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What is Dana and why is it an important practice?
Dana (donation or generosity) is a very important yogic practice. Dana opens our hearts and loosens our attachment to our limiting ego. When you share something that you have (time, money, energy) with someone in need, you create brotherhood and sisterhood. As you think about the wellbeing of others, this moves you away from the natural, survival instinct of taking care of yourself only and having a false sense of self-importance. The willingness to share stems from confidence in our own abundance and from the feeling of inter-connectedness that all of us are sharing the same planet. Giving, as a spiritual practice, is done without calculating gain and loss, but for the sheer joy of giving, from a desire to share the abundance we have with others. See more on Dana.
The Bhagavad Gita says:
That gift, which is made to one from whom no return is expected, with the feeling that it is one’s duty to give and which is given in proper place and time and to a worthy person, that gift is held to be ‘good’.XVII.20; Translation by S. Radhakrishnan
Any gift that is done whole heartedly and with pure mind is received with gratitude:
Whoever offers to me with devotion a leaf, a flower, a fruit or water, that offering of love, of the pure of heart, I accept.IX.26; Translation by S. Radhakrishnan
Dana is part of the practice of Maitri (loving-kindness and wishing all living-being safety and happiness) and Karuna (compassion, feeling the suffering of the other, and having a strong motivation to alleviate this suffering). These practices are recommended by Patanjali in order that “the consciousness becomes favorably disposed, serene, and benevolent“:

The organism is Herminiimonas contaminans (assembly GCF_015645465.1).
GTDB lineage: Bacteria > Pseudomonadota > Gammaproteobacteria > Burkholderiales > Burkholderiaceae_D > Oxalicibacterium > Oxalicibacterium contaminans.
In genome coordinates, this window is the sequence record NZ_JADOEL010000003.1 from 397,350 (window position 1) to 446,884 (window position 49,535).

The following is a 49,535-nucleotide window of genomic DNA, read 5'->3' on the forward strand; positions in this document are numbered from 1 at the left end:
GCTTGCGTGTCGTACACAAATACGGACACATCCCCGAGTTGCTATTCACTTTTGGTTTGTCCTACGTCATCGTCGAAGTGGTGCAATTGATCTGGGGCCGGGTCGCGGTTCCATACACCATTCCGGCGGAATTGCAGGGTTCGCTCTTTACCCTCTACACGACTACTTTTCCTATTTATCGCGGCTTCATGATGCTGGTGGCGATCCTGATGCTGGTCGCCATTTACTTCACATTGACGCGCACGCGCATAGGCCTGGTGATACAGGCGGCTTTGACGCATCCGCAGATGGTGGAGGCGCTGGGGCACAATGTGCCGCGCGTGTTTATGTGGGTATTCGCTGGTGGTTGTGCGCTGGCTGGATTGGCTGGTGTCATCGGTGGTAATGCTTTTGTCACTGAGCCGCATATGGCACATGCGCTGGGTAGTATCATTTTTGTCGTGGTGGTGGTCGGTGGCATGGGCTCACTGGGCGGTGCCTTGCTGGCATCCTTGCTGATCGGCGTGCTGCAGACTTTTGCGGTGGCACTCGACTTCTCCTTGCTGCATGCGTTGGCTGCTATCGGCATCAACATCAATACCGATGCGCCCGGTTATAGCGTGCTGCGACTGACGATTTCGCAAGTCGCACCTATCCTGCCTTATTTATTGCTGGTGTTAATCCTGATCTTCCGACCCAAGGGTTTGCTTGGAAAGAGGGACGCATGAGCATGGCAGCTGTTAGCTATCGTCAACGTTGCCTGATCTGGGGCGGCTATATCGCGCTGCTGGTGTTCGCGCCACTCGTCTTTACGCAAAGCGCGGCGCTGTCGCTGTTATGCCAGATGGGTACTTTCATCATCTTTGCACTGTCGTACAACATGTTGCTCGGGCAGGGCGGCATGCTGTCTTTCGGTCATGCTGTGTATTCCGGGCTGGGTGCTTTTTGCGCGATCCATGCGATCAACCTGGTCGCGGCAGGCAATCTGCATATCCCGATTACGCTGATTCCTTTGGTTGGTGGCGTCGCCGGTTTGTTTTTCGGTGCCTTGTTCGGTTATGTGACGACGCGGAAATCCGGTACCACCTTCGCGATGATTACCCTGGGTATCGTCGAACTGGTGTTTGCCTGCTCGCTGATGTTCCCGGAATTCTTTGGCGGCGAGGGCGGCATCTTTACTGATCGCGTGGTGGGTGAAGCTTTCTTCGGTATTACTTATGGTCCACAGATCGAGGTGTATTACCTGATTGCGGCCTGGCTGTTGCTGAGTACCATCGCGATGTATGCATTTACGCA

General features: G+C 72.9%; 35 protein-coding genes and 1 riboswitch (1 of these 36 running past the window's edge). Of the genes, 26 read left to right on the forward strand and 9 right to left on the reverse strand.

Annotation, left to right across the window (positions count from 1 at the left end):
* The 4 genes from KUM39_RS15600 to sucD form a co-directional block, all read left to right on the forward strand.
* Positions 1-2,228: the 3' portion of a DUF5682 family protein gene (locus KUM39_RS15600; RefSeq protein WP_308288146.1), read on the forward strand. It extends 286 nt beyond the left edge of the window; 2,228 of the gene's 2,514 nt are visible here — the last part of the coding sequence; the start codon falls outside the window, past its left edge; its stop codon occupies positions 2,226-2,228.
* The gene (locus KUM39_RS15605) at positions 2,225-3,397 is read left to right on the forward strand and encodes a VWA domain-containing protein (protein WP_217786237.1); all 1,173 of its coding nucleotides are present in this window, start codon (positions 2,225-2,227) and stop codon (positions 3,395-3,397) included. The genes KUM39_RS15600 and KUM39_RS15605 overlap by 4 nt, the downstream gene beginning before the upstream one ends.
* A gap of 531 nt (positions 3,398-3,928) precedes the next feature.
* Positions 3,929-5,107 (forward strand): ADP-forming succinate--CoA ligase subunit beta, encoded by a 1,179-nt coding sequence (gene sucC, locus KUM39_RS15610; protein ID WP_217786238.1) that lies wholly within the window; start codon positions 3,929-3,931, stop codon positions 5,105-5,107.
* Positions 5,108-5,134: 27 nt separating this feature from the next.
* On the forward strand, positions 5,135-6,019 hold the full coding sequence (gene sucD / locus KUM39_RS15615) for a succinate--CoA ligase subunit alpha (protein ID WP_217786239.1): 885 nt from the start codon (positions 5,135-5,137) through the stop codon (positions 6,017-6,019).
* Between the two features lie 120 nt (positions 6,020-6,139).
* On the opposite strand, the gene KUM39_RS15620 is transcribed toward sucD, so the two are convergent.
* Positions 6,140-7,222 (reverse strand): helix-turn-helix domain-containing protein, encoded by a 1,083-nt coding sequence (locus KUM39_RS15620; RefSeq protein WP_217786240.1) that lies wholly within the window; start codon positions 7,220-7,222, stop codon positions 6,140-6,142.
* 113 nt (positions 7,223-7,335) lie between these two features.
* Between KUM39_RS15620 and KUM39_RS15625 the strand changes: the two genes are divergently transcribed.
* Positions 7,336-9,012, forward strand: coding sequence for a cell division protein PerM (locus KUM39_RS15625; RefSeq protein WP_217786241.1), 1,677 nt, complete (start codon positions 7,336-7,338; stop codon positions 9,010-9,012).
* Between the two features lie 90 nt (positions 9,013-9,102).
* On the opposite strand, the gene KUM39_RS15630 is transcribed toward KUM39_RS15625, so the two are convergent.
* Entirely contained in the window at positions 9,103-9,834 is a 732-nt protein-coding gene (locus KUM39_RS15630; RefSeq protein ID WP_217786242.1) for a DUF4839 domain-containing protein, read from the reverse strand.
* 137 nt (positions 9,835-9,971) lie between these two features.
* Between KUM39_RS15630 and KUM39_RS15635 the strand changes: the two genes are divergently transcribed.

maitri karuna mudita upekshanam sukha duhka punya apunya vishayanam bhavanatah chitta prasadanamPatanjali Yoga Sutras, I.33
Which translates to:
Through cultivation of friendliness, compassion, joy, and indifference to pleasure and pain, virtue and vice respectively, the consciousness becomes favorably disposed, serene, and benevolentTranslation by B.K.S. Iyengar
By sharing what we have, we also practice Aparigraha (non-covetousness or non-attachment to property). Giving, being able to help others, brings a lot of joy. And this is one of the worst pitfalls of extreme poverty – you are devoid of the possibility of giving. The Buddha is known to have said that if you would really know the value of Dana, you wouldn’t eat a single meal without sharing it with the hungry.
How can yoga practice help with Dana?
In order for us to give, we need: the ability to give, the knowledge of how to give and the will to give.
Our Asana and Pranayama practices can help us in all three aspects. Our practice gives us health, vitality, and energy. A sick person or one devoid of energy cannot give. The practice strengthens us physically and mentally and hence makes it possible for us to give.
As the above Bhagavad Gita quote says, we need to know how to give, to whom to give and in what way. Our practice makes us more sensitive and perceptive, and this will help us to know when, how and to whom should we give.
When do we want to give? When we are joyful and experience gratitude for what we have; when our heart opens and we feel interconnected with all of humanity. This practice increases our joy and contentment and allows us to see that our happiness can never be complete if other people are suffering.
I participate, once or twice a year, in Vipassana retreats (a Buddhist silent retreat), and usually, there is no fixed price, instead, you are asked to practice Dana and to give as much as you feel like. This is very uncomfortable at first, because we are so used to having a price tag on every product or service we consume. We usually looking for ‘deals’ and try to get things at the lowest possible price. Money is indeed a very strong attachment of us. So, this custom of paying for retreats is a real practice of non-attachment! This is often called ‘economy of the heart’, rather than an economy based on supply and need. If you get nourished, you need to nourish back.